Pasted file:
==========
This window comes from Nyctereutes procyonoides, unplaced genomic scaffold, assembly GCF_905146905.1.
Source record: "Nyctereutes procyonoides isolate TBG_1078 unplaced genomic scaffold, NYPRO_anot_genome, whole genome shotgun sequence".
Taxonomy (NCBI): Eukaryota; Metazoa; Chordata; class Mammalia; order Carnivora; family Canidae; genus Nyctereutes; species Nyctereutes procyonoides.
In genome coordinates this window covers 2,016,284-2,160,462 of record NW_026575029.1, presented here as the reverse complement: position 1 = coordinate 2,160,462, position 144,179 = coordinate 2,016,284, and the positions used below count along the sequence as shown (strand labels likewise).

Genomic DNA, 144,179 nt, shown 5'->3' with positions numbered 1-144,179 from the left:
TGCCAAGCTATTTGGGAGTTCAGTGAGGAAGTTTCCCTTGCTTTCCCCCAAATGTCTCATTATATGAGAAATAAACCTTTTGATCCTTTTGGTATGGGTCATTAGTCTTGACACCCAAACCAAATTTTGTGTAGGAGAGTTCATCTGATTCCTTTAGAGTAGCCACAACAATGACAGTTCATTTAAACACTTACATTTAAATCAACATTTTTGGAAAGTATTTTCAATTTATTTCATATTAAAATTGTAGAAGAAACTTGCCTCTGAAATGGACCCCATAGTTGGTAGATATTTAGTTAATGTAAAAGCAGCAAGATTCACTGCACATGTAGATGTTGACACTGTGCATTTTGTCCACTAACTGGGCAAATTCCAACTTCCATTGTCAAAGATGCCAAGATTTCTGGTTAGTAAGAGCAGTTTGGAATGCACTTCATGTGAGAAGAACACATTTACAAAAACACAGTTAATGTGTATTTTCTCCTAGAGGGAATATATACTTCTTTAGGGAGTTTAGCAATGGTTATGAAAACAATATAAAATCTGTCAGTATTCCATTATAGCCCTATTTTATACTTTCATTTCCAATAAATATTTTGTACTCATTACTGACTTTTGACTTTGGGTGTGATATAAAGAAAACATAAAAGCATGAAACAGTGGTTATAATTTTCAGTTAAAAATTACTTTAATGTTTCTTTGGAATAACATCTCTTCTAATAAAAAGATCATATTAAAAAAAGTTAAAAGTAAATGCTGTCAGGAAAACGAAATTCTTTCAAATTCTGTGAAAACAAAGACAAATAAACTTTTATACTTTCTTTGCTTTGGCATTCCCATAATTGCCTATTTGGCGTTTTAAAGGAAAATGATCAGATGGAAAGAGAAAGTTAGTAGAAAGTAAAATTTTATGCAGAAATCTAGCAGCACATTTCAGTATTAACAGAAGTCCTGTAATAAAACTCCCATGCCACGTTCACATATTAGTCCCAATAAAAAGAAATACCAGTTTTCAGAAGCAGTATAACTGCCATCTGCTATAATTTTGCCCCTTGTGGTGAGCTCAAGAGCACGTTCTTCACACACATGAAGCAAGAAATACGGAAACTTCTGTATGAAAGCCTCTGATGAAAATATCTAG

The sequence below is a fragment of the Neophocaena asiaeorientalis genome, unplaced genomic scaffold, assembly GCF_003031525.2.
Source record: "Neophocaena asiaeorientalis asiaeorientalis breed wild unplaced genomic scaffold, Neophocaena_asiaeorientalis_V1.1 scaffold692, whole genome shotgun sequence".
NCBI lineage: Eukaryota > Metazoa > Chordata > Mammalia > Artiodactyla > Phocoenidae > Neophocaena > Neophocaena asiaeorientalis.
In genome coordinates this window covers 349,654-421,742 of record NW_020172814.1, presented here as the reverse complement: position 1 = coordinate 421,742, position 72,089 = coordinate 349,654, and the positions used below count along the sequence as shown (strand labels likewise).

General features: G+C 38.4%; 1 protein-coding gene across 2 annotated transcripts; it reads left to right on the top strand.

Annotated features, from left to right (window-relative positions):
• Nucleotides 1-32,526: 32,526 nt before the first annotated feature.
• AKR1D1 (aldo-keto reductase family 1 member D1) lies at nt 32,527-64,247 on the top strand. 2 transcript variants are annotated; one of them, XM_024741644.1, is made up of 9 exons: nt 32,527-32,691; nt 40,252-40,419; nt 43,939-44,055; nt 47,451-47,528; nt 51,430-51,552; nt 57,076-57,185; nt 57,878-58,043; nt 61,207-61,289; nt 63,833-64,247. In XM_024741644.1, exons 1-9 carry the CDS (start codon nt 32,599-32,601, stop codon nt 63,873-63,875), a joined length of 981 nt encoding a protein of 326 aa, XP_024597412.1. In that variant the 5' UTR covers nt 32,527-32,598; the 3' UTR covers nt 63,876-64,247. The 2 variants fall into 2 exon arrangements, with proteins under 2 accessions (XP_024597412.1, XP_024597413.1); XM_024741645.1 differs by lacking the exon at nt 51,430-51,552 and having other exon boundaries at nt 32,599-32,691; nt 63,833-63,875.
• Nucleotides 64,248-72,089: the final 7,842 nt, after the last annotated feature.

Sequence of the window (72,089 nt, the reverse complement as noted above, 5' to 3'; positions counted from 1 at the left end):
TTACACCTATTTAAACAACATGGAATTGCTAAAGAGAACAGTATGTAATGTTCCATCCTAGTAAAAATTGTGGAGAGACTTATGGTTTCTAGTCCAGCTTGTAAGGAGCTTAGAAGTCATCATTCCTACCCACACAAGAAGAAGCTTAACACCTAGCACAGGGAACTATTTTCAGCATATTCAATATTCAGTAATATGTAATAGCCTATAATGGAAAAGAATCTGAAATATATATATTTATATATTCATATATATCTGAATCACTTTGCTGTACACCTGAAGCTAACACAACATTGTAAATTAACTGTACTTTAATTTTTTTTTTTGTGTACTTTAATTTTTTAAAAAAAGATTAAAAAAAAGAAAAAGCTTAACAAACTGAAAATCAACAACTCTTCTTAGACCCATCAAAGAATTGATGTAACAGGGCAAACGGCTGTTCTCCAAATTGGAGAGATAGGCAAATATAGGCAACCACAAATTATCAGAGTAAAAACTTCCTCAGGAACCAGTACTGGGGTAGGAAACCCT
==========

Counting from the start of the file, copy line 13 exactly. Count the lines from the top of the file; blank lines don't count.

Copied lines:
• Nucleotides 1-32,526: 32,526 nt before the first annotated feature.